Constructing Images of Hong Kong

Title: 1108 | Constructing Images of Hong Kong
Area: China and Inner Asia
Stream: Translation
Presentation Type: Panel Presentation
Audrey Heijns, Shenzhen University, China (organizer, presenter, chair)
Marija Todorova, Hong Kong Polytechnic University, Hong Kong (presenter, discussant)
Zoran Poposki, Education University of Hong Kong, Hong Kong (presenter)
Kristof Van den Troost, The Chinese University of Hong Kong, Hong Kong (presenter)


Hong Kong is known as an international and financial hub, it is a city where East and West meet, a city in transition. There are different ways through which Hong Kong is depicted, through writing, through translation, through film, through art and multi-media. In the past, the city has often been represented in cultural products as little more than an exoticized backdrop, a "fragrant harbor, city of sin and death", catering to the tastes of adventure story readers "from the sea and distant ports" (Turnbull, 1990). However, this situation is changing with artists’ understanding of the need to represent Hong Kong in full with all its diversity. Engagement in cultural representation whether locally or abroad is important to understand the image of Hong Kong and the implications it has.

Papers in this panel explore writings, translations, films and art works that have contributed to the image of Hong Kong and shaped local and outsiders’ perceptions of the city. It will connect translation studies with imagology, travel writing and cultural studies. Different approaches, strategies and reception will shed light on the projection or impact of the messages that writers, translators, film directors or artists have on the target audience. Ultimately, the findings will contribute to the discourse of the city in transition as part of the dynamics of Asia and its different crossroads narrated through different media in the past, present and for the future.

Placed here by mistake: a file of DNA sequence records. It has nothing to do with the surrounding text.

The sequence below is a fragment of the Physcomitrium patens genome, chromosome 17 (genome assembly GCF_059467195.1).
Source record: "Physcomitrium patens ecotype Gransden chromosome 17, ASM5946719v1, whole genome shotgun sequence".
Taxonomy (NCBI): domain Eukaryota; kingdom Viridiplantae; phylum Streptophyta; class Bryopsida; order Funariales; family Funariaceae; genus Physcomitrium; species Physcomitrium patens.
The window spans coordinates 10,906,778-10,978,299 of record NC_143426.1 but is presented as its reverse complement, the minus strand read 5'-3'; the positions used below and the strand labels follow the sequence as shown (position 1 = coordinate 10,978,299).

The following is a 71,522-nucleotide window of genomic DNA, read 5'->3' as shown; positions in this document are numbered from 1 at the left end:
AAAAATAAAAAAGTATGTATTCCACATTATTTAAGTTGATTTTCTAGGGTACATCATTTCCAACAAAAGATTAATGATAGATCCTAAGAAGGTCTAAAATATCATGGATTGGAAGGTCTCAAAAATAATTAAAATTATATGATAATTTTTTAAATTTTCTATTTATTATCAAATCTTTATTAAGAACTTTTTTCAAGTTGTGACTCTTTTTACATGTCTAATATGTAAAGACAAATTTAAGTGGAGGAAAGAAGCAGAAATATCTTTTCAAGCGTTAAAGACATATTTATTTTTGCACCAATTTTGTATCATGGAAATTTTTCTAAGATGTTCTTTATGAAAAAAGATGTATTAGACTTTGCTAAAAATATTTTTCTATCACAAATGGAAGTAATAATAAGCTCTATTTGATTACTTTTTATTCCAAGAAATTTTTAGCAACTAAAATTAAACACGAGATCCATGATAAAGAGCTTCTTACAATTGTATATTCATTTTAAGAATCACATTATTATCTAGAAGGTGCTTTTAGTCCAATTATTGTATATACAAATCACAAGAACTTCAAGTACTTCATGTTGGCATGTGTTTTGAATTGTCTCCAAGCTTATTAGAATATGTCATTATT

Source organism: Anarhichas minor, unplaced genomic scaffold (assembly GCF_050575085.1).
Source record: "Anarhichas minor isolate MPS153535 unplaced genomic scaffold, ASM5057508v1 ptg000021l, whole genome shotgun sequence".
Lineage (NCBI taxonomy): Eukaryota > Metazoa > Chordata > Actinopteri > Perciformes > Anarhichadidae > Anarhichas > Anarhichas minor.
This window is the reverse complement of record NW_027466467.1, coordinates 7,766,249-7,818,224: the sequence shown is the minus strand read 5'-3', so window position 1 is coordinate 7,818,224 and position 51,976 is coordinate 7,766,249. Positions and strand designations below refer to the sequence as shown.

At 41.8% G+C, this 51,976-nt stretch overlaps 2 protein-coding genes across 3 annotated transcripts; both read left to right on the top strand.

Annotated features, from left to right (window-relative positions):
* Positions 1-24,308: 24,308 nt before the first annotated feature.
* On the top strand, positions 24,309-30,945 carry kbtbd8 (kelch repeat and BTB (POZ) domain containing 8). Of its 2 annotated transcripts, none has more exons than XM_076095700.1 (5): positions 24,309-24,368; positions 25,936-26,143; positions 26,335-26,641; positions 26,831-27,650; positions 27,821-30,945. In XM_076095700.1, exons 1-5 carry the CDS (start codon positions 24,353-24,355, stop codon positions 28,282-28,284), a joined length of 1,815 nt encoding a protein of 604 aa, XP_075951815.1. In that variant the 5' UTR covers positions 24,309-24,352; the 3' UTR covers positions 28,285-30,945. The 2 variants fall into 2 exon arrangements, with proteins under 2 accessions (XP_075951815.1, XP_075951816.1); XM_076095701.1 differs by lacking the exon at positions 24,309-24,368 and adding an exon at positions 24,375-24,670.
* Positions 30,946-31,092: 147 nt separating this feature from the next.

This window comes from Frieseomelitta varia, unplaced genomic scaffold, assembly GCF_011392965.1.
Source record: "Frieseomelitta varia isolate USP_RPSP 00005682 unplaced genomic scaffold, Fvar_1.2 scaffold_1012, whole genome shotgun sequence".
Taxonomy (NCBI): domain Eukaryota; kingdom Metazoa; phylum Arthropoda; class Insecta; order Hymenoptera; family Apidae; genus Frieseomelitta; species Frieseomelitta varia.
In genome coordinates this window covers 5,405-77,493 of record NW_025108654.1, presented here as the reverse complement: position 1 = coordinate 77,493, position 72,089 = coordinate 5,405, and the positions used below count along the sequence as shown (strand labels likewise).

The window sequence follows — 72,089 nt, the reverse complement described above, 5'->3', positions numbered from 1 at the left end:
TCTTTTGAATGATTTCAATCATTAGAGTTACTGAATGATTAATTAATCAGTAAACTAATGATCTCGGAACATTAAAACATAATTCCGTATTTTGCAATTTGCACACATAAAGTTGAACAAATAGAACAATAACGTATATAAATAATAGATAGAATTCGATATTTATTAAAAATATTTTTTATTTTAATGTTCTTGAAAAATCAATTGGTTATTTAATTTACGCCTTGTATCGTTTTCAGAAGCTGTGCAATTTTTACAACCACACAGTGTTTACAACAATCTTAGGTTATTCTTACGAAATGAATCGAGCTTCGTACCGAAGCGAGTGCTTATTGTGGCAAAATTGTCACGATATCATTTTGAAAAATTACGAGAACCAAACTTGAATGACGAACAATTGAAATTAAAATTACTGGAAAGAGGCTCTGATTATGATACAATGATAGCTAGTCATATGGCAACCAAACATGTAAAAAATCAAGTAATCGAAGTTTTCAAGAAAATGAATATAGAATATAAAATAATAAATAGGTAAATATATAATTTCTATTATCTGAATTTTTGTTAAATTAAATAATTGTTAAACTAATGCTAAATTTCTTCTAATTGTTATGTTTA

Panel Abstracts:
The Image of Hong Kong in Dutch Travel Accounts
In this paper, I propose to explore the image of Hong Kong in the eyes of Dutch travellers by examining their travel accounts of their trip to Hong Kong. The accounts dating from the late nineteenth to the early twentieth century offer insight into life in the city (including the people, culture and language), as well as the impact of British implementation of colonialism (including governance, facilities and education). On one hand, travel accounts can be revealing because besides giving an impression of a foreign place they also reflect an awareness of the traveller in relation to others, that leads to the issue of identity. On the other hand, travel accounts often contain ethnographic descriptions that are based on translation, not only linguistic but also ethnographic and cultural translation. Characteristic of the process of translating cultures, as Kate Sturge explains, is that the ethnographer-translators assume “the authority to extract the underlying meanings of what the ‘natives’ say and do,” and decode this for themselves and their readers. This means that it is inevitable that personal interpretations are included in the writing and thus travelogues are not value neutral. Yet, as this study shows these observations and interpretations help depict an historical image of Hong Kong and improve our understanding of how the writers anticipate the reception of their prospective target readers.

Beyond the Fragrant Harbor: Hong Kong in Contemporary Picturebooks